It’s a ceremony that takes place twice a day every day, but last Thursday it was all about nursing! As most TV viewers know, each weekday in New York City at exactly 9:30 a.m. and 4 p.m., there’s a loud and clear ringing of the New York Stock Exchange opening and closing bells to signal the beginning and the end of the trading day. A familiar sight transmitted by various media to millions and millions around the globe, the NYSE bell ringing ceremony, which takes place on the biggest little stage in business — the NYSE trading floor podium — is recognized worldwide.
Originally done with the banging of a gavel, later by the striking of a gong and since the late 1800s by the ringing of bells, the fabled history of heralding the opening and closing of trade at the NYSE during these iconic ceremonies is as crucial to trade as it is to tradition. The twice daily ringing on the trading floor ensures no trades take place before the opening bell and none after the closing bell.
On May 12, the birthday of nursing’s founder, Florence Nightingale, my OnCourse Learning work associates and I were the invited guests of The Johnson & Johnson’s Campaign for Nursing’s Future at the NYSE closing bell ceremony. What’s more, we were there alongside other nurses, nursing students and well-known nurse leaders with names that included Hassmiller, Malone, Mancino and more. What better way to mark the end of National Nurses Week 2016 and celebrate the mother of modern nursing?
I can’t begin to convey what I felt as I stood with our company CEO Patrick Sheahan and members of our leadership team amid the joyous ding of the bells as they were rung by some of nursing’s best-known leaders. What a proud and memorable moment it was!
Before we arrived on the trading floor or neared the podium, the experience of just walking through the hallowed halls of the NYSE and seeing photographs of well-known business, government, sports and entertainment figures who were former bell ringers was amazing! The NYSE staff members were gracious and welcoming hosts. They took us first to a beautiful meeting room in which every piece of carved wood and ceiling molding bespoke the NYSE’s grand history. A senior official spoke briefly about the history of the exchange and the outstanding contributions of Johnson & Johnson’s Campaign for Nursing’s Future on behalf of our profession, and reviewed the proceedings that would fill the minutes leading up to the closing bell. Johnson & Johnson’s executive vice president and CFO Dominic J. Caruso welcomed the group, and a photographer captured some special moments.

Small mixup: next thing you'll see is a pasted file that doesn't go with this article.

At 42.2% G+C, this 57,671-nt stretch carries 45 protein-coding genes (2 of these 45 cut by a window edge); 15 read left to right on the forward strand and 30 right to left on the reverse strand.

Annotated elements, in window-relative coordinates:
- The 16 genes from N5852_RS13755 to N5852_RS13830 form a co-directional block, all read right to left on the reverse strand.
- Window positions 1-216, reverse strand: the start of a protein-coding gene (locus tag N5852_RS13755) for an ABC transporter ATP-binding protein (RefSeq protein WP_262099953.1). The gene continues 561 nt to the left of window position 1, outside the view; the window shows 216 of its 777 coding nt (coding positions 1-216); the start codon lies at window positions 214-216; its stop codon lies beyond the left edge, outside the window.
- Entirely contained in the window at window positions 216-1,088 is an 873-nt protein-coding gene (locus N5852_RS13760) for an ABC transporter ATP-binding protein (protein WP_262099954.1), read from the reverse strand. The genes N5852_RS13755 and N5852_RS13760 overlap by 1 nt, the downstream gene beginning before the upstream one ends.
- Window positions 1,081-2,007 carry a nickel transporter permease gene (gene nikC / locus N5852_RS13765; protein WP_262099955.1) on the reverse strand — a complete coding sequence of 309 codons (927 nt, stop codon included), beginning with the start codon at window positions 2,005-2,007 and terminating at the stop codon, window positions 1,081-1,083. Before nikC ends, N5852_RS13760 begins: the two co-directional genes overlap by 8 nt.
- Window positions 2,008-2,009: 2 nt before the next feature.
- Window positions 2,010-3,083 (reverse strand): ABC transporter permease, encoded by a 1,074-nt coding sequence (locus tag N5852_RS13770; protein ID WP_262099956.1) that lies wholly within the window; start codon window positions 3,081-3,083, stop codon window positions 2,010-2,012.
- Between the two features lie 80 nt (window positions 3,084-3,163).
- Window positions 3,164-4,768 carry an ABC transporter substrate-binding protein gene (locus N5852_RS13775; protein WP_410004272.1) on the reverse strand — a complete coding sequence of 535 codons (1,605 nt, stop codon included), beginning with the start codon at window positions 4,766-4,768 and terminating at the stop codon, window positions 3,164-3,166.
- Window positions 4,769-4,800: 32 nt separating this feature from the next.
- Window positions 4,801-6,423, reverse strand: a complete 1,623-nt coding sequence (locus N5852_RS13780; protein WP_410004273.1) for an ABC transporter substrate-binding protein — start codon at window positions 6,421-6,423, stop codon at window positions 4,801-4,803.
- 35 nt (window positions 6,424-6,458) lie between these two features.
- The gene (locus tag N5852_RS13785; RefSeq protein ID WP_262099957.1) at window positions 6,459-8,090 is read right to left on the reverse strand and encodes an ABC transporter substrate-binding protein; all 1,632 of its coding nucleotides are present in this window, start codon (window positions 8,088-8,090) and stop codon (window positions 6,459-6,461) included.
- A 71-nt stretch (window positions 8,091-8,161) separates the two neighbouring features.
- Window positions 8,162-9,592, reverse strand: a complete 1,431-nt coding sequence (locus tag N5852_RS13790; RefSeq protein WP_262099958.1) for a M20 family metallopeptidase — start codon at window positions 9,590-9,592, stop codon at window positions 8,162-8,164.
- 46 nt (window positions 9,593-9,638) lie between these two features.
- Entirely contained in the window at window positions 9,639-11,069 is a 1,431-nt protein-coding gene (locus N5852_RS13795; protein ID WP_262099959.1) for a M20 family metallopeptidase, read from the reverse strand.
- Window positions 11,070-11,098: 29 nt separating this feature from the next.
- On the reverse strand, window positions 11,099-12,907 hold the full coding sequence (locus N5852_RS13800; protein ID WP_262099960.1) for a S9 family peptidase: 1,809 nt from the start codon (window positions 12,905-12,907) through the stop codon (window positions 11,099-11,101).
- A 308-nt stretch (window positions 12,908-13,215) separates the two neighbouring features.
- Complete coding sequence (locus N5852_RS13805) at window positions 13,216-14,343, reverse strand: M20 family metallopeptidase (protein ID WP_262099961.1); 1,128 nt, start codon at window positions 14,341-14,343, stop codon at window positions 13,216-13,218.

We were then escorted to the trading floor, greeted by the smiling faces of the traders and directed to an area at the foot of the podium. The small group selected ahead of time to participate in the ceremony was taken to the platform for instructions. Just before the big moment the group began to applaud — a signal that it was almost time. Everyone on the trading floor joined in the applause, which grew in intensity, and at exactly 4 p.m. the bells began to sound. The moment was captured by video cameras, what seemed like thousands of clicking cameras and iPhones held high in the air. The applause continued as if no one wanted to stop, and the bells went on resounding through the gigantic, noisy, happy hall.
Finally, amid the last round of applause, smiles and photo ops our hosts gathered us together and led us off the trading floor and to a lovely reception of hors d’oeuvres and wine.
Truly it was a magnificent celebration of nursing’s biggest week of the year and an event never to be forgotten by any of us. The NYSE Bell Ringing ceremony and the closing of National Nurses Week: the day the bells rang out for nursing!
Top photo caption: Johnson & Johnson’s executive vice president and CFO Dominic J. Caruso, and a group of Johnson & Johnson representatives, nurse leaders and others stand at the podium during the New York Stock Exchange’s closing bell ceremony. Photo courtesy of NYSE.
Watch the video of the NYSE bell ringing ceremony below.